Bogus 'Facebook Drug Task Force' Story Goes Viral

By McCarton Ackerman 08/21/14

Drug users were in an online panic until realizing they'd been had.

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A new report that Facebook has instituted a “Facebook Drug Task Force” has left potheads across the country in panic, but it turns out that the story was a hoax.

Satirical news site National Report was responsible for the bogus post, which has since received 150,000 shares. The story reported that Facebook head Mark Zuckerberg had hired a team whose sole purpose it was to monitor posts and messages for any sign of users trying to buy or sell drugs. The story was inspired by Facebook’s announcement that they would be adding “satire” tags to fake news stories after many gullible users were taking outrageous stories posted by other people to heart.

The story included a 24-hour hotline for the Facebook Drug Task Force, but those who called it were taken to the direct line of the notoriously anti-gay Westboro Baptist Church. Despite the absurdity of the story given its source, several anxious drug users took to Twitter with comments that included “THE FEDS ARE WATCHING” and “How the fuck am I going to buy drugs now?” A Facebook spokesperson was forced to address the story and labeled it as “spectacularly false."

Facebook has regularly been the source of drug-related controversy. Residents of Clermont County in Ohio were outraged at three teenagers injecting their friend with heroin and posting photos of his dead body to the social media site last October, and even more so after only one of them was charged with a crime. Dylan Owens, 19, died from the injection, but only Maddison Rogers, 22, was charged with involuntary manslaughter and corrupting another with drugs after administering the fatal heroin dose.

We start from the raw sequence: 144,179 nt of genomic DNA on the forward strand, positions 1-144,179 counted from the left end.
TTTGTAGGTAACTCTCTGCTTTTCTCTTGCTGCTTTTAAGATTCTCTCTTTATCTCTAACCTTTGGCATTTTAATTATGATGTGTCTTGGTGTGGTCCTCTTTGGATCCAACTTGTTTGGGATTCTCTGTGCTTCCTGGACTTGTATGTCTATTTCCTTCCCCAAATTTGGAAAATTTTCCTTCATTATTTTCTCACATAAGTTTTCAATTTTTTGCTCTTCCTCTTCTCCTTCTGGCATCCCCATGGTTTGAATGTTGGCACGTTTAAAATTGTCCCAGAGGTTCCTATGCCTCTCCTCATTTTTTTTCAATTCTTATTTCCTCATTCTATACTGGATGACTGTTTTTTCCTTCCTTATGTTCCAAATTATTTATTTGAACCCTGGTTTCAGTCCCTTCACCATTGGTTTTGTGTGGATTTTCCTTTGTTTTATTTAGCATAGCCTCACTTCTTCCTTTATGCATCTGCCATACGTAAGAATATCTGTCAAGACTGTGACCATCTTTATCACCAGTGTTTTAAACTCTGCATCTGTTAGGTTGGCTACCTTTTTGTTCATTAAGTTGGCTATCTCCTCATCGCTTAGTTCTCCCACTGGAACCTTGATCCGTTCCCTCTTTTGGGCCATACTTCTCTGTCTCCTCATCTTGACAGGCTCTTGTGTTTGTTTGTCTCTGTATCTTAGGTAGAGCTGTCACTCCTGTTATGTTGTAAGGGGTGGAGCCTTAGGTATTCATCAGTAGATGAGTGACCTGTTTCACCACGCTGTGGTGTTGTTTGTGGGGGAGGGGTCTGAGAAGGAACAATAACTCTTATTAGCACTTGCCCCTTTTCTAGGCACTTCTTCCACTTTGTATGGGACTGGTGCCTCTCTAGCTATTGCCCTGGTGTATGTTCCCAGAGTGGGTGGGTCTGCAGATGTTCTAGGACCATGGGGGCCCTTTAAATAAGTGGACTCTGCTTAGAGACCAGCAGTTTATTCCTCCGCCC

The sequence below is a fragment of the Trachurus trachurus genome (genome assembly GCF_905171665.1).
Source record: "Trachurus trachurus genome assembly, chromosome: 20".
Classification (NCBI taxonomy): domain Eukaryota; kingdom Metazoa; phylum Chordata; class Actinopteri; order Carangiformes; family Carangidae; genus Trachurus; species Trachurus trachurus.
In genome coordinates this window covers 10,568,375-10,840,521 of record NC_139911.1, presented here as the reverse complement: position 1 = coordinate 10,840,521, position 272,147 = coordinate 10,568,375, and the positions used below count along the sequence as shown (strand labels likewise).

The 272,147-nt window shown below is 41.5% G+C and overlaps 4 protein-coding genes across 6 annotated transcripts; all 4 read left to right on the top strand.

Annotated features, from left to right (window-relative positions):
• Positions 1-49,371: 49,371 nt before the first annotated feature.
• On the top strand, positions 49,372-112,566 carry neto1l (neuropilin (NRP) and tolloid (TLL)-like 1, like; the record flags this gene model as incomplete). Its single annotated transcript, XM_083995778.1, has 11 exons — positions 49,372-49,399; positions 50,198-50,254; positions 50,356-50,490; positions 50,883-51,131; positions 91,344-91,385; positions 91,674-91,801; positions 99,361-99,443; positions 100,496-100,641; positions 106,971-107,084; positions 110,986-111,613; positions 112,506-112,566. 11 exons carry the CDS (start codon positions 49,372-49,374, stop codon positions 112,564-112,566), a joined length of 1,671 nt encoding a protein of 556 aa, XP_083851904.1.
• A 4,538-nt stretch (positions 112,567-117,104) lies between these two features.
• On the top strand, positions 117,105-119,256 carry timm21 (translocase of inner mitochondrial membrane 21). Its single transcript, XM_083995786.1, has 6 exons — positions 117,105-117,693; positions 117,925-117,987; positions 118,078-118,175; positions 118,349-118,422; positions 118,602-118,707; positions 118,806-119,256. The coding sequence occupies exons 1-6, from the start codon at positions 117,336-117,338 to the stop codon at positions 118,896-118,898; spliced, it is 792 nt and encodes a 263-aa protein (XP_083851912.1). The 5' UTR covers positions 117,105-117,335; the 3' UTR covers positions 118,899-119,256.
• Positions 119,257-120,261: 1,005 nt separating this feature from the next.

The Clermont County prosecutor said he doesn’t expect the other two individuals, both 20, to be charged with a crime unless new evidence is presented. “There were three people there, there were three people involved and they should all pay for what they did to Dylan,” said his mother, Tina Owens. “I don't know why they would do that, I don't know why they'd be so callous and cruel and heartless. Dylan would have my back and I want to have his and I just want justice."

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McCarton Ackerman is a freelance writer and editor living in Portland, Oregon. He has been a contributor for The Fix since October 2011, writing on a wide range of topics ranging from medical marijuana in Colorado to the world's sexiest drug smugglers. Follow him on Linkedin and Twitter.